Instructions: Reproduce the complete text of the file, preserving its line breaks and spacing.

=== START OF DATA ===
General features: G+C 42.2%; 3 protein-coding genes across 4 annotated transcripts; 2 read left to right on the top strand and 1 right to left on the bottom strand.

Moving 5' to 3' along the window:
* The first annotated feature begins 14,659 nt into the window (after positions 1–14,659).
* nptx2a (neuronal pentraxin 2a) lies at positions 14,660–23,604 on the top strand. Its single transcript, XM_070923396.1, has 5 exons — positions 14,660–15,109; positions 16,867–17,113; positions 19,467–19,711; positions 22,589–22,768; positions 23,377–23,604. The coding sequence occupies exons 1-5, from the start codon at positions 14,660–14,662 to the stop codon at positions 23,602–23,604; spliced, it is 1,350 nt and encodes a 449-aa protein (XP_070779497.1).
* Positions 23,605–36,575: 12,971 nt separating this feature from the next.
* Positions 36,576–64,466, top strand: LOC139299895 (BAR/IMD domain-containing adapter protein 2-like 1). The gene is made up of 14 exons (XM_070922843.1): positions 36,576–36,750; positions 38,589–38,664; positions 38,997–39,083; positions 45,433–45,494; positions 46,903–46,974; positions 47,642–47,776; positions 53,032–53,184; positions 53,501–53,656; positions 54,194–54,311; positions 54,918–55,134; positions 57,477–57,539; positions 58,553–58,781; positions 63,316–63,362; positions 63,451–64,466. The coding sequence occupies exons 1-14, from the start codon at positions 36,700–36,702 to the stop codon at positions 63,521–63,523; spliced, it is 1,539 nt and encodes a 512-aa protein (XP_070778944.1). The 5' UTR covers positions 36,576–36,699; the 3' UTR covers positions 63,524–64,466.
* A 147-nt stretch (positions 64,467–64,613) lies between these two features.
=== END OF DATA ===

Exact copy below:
General features: G+C 42.2%; 3 protein-coding genes across 4 annotated transcripts; 2 read left to right on the top strand and 1 right to left on the bottom strand.

Moving 5' to 3' along the window:
* The first annotated feature begins 14,659 nt into the window (after positions 1–14,659).
* nptx2a (neuronal pentraxin 2a) lies at positions 14,660–23,604 on the top strand. Its single transcript, XM_070923396.1, has 5 exons — positions 14,660–15,109; positions 16,867–17,113; positions 19,467–19,711; positions 22,589–22,768; positions 23,377–23,604. The coding sequence occupies exons 1-5, from the start codon at positions 14,660–14,662 to the stop codon at positions 23,602–23,604; spliced, it is 1,350 nt and encodes a 449-aa protein (XP_070779497.1).
* Positions 23,605–36,575: 12,971 nt separating this feature from the next.
* Positions 36,576–64,466, top strand: LOC139299895 (BAR/IMD domain-containing adapter protein 2-like 1). The gene is made up of 14 exons (XM_070922843.1): positions 36,576–36,750; positions 38,589–38,664; positions 38,997–39,083; positions 45,433–45,494; positions 46,903–46,974; positions 47,642–47,776; positions 53,032–53,184; positions 53,501–53,656; positions 54,194–54,311; positions 54,918–55,134; positions 57,477–57,539; positions 58,553–58,781; positions 63,316–63,362; positions 63,451–64,466. The coding sequence occupies exons 1-14, from the start codon at positions 36,700–36,702 to the stop codon at positions 63,521–63,523; spliced, it is 1,539 nt and encodes a 512-aa protein (XP_070778944.1). The 5' UTR covers positions 36,576–36,699; the 3' UTR covers positions 63,524–64,466.
* A 147-nt stretch (positions 64,467–64,613) lies between these two features.